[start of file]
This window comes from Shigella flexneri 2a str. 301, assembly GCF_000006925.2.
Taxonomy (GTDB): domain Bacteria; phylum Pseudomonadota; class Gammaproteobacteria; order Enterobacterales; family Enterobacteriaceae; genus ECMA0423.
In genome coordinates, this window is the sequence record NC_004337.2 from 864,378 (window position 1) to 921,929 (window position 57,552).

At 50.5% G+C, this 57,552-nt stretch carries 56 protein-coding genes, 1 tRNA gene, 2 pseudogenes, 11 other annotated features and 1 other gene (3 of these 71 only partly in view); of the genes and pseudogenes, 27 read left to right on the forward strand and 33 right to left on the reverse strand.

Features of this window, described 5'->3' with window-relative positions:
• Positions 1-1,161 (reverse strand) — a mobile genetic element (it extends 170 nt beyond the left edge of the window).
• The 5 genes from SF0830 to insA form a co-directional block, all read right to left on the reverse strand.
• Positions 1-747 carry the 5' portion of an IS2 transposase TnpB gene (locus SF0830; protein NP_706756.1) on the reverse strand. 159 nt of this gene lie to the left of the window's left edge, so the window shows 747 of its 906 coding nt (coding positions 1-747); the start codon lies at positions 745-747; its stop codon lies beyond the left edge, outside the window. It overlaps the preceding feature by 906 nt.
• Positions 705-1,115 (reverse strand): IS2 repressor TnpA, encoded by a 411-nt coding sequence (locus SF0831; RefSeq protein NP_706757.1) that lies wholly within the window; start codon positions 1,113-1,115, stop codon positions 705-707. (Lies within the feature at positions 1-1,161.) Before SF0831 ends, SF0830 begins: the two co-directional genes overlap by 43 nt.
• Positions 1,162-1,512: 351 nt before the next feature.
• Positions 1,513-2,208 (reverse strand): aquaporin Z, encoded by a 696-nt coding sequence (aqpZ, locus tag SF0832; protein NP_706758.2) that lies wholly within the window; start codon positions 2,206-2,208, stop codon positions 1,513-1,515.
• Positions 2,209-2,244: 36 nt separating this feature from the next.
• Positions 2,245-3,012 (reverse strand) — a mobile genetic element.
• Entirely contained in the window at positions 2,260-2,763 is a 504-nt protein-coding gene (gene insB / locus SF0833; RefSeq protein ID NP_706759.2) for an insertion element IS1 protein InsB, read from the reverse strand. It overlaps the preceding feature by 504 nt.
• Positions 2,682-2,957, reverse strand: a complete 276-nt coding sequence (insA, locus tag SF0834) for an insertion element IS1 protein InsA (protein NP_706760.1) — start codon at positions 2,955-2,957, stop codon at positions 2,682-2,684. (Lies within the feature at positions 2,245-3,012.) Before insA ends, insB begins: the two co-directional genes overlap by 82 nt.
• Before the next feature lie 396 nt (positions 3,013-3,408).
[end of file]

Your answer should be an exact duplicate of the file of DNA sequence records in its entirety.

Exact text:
This window comes from Shigella flexneri 2a str. 301, assembly GCF_000006925.2.
Taxonomy (GTDB): domain Bacteria; phylum Pseudomonadota; class Gammaproteobacteria; order Enterobacterales; family Enterobacteriaceae; genus ECMA0423.
In genome coordinates, this window is the sequence record NC_004337.2 from 864,378 (window position 1) to 921,929 (window position 57,552).

At 50.5% G+C, this 57,552-nt stretch carries 56 protein-coding genes, 1 tRNA gene, 2 pseudogenes, 11 other annotated features and 1 other gene (3 of these 71 only partly in view); of the genes and pseudogenes, 27 read left to right on the forward strand and 33 right to left on the reverse strand.

Features of this window, described 5'->3' with window-relative positions:
• Positions 1-1,161 (reverse strand) — a mobile genetic element (it extends 170 nt beyond the left edge of the window).
• The 5 genes from SF0830 to insA form a co-directional block, all read right to left on the reverse strand.
• Positions 1-747 carry the 5' portion of an IS2 transposase TnpB gene (locus SF0830; protein NP_706756.1) on the reverse strand. 159 nt of this gene lie to the left of the window's left edge, so the window shows 747 of its 906 coding nt (coding positions 1-747); the start codon lies at positions 745-747; its stop codon lies beyond the left edge, outside the window. It overlaps the preceding feature by 906 nt.
• Positions 705-1,115 (reverse strand): IS2 repressor TnpA, encoded by a 411-nt coding sequence (locus SF0831; RefSeq protein NP_706757.1) that lies wholly within the window; start codon positions 1,113-1,115, stop codon positions 705-707. (Lies within the feature at positions 1-1,161.) Before SF0831 ends, SF0830 begins: the two co-directional genes overlap by 43 nt.
• Positions 1,162-1,512: 351 nt before the next feature.
• Positions 1,513-2,208 (reverse strand): aquaporin Z, encoded by a 696-nt coding sequence (aqpZ, locus tag SF0832; protein NP_706758.2) that lies wholly within the window; start codon positions 2,206-2,208, stop codon positions 1,513-1,515.
• Positions 2,209-2,244: 36 nt separating this feature from the next.
• Positions 2,245-3,012 (reverse strand) — a mobile genetic element.
• Entirely contained in the window at positions 2,260-2,763 is a 504-nt protein-coding gene (gene insB / locus SF0833; RefSeq protein ID NP_706759.2) for an insertion element IS1 protein InsB, read from the reverse strand. It overlaps the preceding feature by 504 nt.
• Positions 2,682-2,957, reverse strand: a complete 276-nt coding sequence (insA, locus tag SF0834) for an insertion element IS1 protein InsA (protein NP_706760.1) — start codon at positions 2,955-2,957, stop codon at positions 2,682-2,684. (Lies within the feature at positions 2,245-3,012.) Before insA ends, insB begins: the two co-directional genes overlap by 82 nt.
• Before the next feature lie 396 nt (positions 3,013-3,408).